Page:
Here I left my hens free range all summer up until now, but I notice that even if they scratch outside, spent time in the wood (a lot), when I put grains at night in their feeders they eat like hell....Looks like they don't eat enough...maybe they are still in transitions? But like Paul said, I am working on having poultries that will eat only fourrages...the cost of the grains is quite expensive here. Since we have a lot of land for them, I'm sure they will have everything they need to be healthy. working on that.
Marsha Richardson wrote:In the United States, try to find some American Pit Game chickens, the kind that they fight in cock fights. We get to our property weekly, sometimes every two weeks. The game chickens are wild and free. They fly very well and roost 75 feet up in oak or pine trees and forage for their feed. We do throw scratch grains out for them whenever we are there and they appreciate it. That being said, everything eats chickens - raccoons, opposums, skunks, hawks, owls, feral cats, neighborhood dogs, bears (we have had a problem this year). The game hens hatch out their own broods in the spring and often again in the summer. We keep trapping out coons, possums, etc. but not a lot can be done about owls and hawks. Once they find the birds they will keep coming back until they have caught them all. We also have chickens in fortified brood pens with automatic feeders and waterers. When they hatch a brood, some of them venture into the wild and have a grand time. You must also be aware that chickens will devastate a garden, eating new plants emerging, scratching up young plants, will eat ALL the ripe red tomatoes, berries, cabbages and squash. If they can fly well enough to escape predators, they can fly over your garden fence. In the winter, the young roosters will mature and if you don't eat them (you will have to shoot them since you will not be able to get near them), will begin fighting until there are none left. Old English Bantam chickens are also very self sufficient and not nearly so destructive. Dark colored ones seems to avoid predators better. They also fly like eagles. I keep chickens though because I love them and enjoy watching them - they can be very destructive though.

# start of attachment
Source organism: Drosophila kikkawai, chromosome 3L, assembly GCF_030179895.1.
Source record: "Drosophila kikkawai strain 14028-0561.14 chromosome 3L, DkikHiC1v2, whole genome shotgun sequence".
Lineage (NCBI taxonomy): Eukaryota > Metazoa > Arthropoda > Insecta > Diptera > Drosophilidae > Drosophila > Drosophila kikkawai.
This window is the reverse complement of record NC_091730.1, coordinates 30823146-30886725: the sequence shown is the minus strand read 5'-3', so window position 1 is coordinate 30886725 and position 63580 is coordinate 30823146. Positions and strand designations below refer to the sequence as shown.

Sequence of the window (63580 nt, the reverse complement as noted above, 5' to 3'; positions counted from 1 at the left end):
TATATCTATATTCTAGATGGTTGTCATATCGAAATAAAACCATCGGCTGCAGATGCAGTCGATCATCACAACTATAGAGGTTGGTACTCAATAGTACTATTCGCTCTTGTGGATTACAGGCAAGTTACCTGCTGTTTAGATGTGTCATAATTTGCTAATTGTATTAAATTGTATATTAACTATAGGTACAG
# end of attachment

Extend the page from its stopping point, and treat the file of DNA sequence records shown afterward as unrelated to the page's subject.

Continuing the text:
It is very easy to encourage native wild birds to hang about and eat insects. If they have nesting places they will harvest many insects for their young. We have perches on tall poles in several places in our garden and the birds use them to launch attacks on insects in the garden. Brush piles provide habitat for predatory wasps and wasps are encouraged to help with cabbage loopers and such. They really hunt among the cole veggies for the caterpillars for their nests.
Adam Klaus wrote:I left my chickens unattended for seven weeks last fall. The door to their house was wide open. They foraged for feed in the garden, after everything was harvested for us. They drank water from the creek.
I didnt know how it would go. Many of my friends expressed their doubts. I came home mid-November and all my hens were perfectly fine. No problems at all.
I knew the cows would be fine, but the success with the chickens was a real confidence boost.
Of course, a lot could have gone wrong. But it didnt. This was just one experiment, but I was pretty pleased. Vacation is a joy.